DARPA Robotics Challenge
The DARPA Robotics Challenge (DRC) was an international competition of robot systems and software teams developing robots capable of assisting humans in responding to natural and man-made disasters. The DRC brought together industry, academia and government from around the world to showcase the state-of-the-art; build trust in what robots can do together with humans; and inspire future capabilities.
Lockheed Martin led the Trusted Remote Operation of Proximate Emergency Robots (TROOPER) team, one of 24 teams representing some of the most advanced robotics research and development organizations in the world.
The DRC Finals, which took place from June 5-6, 2015 at Fairplex in Pomona, California, were a culmination of the three-phased program. The DRC Finals required robots to attempt a circuit of consecutive physical tasks selected by DARPA for their relevance to disaster response, with degraded communications between the robots and their operators. Technologies resulting from the DRC will help transform the field of robotics, pushing forward the development of robots with task-level autonomy.
A global community rallied around researchers and their robots during the DARPA Robotics Challenge Finals. Leo, an Atlas robot powered by Team TROOPER, navigated a course designed to test the boundaries of robotics technology.
While Leo didn’t take home the top prize, the robot did demonstrate what the event was all about: Collaboration and inspiration. >>LEARN MORE
Lockheed Martin Advanced Technology Laboratories successfully leads Team TROOPER with teammates from the University of Pennsylvania and Rensselaer Polytechnic Institute. >>LEARN MORE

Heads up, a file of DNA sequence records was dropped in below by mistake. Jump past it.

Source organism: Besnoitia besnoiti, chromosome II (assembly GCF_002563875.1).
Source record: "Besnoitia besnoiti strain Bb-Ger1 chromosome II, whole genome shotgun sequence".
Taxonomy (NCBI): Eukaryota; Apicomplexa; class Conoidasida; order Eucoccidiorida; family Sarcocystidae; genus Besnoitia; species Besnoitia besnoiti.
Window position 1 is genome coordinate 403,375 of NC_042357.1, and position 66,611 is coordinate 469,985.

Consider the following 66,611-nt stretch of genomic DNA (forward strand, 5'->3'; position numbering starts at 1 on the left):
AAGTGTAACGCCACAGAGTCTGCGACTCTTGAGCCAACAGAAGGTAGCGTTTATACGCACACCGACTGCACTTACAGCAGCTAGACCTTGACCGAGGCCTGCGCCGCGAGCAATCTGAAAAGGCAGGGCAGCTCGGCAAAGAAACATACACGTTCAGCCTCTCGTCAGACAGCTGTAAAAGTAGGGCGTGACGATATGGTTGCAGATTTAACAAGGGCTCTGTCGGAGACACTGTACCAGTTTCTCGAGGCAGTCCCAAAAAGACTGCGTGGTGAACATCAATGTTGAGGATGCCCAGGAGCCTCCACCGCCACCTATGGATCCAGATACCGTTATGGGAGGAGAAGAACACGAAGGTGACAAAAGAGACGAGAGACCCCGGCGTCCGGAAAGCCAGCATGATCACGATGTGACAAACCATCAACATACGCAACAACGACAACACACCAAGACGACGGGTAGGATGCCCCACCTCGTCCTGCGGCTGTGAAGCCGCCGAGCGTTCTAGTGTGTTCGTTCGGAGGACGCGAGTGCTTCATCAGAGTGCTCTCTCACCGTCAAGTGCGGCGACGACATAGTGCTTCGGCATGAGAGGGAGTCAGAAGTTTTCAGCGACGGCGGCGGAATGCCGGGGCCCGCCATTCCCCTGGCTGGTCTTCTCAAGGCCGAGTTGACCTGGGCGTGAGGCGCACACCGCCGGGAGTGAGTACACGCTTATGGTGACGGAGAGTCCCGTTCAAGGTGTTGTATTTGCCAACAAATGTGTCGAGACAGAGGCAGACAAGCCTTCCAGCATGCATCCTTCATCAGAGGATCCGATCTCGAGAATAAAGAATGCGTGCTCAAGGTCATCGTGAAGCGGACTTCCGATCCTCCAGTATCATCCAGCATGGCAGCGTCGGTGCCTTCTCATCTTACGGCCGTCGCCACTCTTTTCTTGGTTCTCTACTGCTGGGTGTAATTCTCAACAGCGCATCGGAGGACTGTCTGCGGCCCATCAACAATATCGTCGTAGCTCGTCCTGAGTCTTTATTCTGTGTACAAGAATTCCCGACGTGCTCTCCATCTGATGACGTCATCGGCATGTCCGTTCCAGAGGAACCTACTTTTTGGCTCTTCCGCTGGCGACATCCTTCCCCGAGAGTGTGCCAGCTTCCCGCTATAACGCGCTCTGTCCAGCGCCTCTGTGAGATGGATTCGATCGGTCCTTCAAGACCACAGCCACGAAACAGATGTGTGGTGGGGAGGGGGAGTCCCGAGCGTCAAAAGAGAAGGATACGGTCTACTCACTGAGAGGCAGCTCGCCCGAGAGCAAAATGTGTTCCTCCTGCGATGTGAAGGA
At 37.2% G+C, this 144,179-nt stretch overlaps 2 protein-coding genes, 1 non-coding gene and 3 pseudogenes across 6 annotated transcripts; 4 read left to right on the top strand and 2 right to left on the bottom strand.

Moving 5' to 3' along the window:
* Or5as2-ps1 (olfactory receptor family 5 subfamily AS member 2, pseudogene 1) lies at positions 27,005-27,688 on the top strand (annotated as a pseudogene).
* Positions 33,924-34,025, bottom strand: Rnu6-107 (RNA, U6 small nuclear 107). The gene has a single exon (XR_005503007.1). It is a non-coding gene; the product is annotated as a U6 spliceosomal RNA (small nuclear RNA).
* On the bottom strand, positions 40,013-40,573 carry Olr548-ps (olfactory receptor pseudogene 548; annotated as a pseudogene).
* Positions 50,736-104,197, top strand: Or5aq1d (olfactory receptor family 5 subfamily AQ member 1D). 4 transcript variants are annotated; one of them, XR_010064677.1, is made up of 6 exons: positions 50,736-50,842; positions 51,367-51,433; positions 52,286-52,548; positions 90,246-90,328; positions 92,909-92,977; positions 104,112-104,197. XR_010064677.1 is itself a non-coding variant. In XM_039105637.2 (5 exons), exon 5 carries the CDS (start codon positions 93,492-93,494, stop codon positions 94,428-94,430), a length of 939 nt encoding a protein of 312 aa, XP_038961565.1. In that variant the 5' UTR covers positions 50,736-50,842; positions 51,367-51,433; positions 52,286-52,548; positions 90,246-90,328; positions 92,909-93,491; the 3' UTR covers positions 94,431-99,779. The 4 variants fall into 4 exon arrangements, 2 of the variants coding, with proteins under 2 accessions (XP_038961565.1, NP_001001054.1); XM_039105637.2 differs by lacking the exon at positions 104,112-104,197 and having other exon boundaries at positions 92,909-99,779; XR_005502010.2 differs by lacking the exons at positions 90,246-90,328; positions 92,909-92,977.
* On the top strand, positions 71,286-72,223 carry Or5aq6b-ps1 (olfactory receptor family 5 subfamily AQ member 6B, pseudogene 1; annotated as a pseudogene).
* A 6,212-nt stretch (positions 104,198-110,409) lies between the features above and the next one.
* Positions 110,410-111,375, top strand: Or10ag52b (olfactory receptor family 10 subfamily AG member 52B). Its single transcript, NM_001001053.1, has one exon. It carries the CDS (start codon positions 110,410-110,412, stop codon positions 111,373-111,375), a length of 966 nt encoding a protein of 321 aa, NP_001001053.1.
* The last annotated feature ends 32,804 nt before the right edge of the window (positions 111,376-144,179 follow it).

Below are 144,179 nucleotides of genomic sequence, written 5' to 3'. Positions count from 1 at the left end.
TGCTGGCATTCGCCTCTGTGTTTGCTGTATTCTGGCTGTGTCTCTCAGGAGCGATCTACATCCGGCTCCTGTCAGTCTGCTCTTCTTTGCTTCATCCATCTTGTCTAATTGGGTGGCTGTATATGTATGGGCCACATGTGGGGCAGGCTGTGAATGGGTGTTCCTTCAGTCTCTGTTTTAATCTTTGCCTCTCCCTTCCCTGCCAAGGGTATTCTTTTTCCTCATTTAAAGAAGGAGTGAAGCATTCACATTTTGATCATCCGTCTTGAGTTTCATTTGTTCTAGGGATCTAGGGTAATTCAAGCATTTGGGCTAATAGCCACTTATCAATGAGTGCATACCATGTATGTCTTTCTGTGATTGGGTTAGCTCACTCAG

Show the world why you’re excited for robots! Participate in the #RobotRedCarpet social media contest. >>LEARN MORE
Scientists and engineers believe robotics could be the key to solving many of our most difficult problems, from deep space and deep sea exploration, to delicate surgery and mitigating natural disasters. Robotics also has potential to help us in our everyday lives, from driverless cars and pilotless planes to lending helping hands at home and at work. So what will push us even further towards the next great leap in robotics? Researchers at Lockheed Martin believe there are four driving factors. >>LEARN MORE
A universe where robots walk freely among people might sound like science fiction. But someday, thanks to creative scientists and engineers, our world may contain autonomous or semi-autonomous robots working with people, helping us do tasks that are better suited for machines. What technology will it take to get us there? Engineers believe it comes down to mastery of the four Ps: Perception, Processing, Power and Planning. >>LEARN MORE
The National Geographic movie ROBOTS 3D is a sneak peek into the future at what might be possible as scientists use innovative engineering and design to make cyber characters less "humanoid" and more just plain human. Robot "actor" RoboThespian will introduce you to CHIMP, ATLAS, PR-2, Herb the Butler, ICUB, and others as he takes you on an amazing tour of what's going on in robotics labs around the world. >>LEARN MORE